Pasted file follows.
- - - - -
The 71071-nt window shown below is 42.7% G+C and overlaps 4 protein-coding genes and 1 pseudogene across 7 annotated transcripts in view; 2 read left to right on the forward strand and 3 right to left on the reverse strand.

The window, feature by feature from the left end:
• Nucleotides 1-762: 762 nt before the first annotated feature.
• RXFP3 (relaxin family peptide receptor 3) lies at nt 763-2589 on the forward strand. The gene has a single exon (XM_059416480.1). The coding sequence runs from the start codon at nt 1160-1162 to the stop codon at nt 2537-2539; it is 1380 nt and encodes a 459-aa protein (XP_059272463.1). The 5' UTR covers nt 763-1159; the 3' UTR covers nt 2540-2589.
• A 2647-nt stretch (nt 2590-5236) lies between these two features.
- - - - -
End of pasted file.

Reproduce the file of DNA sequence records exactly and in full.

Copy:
The 71071-nt window shown below is 42.7% G+C and overlaps 4 protein-coding genes and 1 pseudogene across 7 annotated transcripts in view; 2 read left to right on the forward strand and 3 right to left on the reverse strand.

The window, feature by feature from the left end:
• Nucleotides 1-762: 762 nt before the first annotated feature.
• RXFP3 (relaxin family peptide receptor 3) lies at nt 763-2589 on the forward strand. The gene has a single exon (XM_059416480.1). The coding sequence runs from the start codon at nt 1160-1162 to the stop codon at nt 2537-2539; it is 1380 nt and encodes a 459-aa protein (XP_059272463.1). The 5' UTR covers nt 763-1159; the 3' UTR covers nt 2540-2589.
• A 2647-nt stretch (nt 2590-5236) lies between these two features.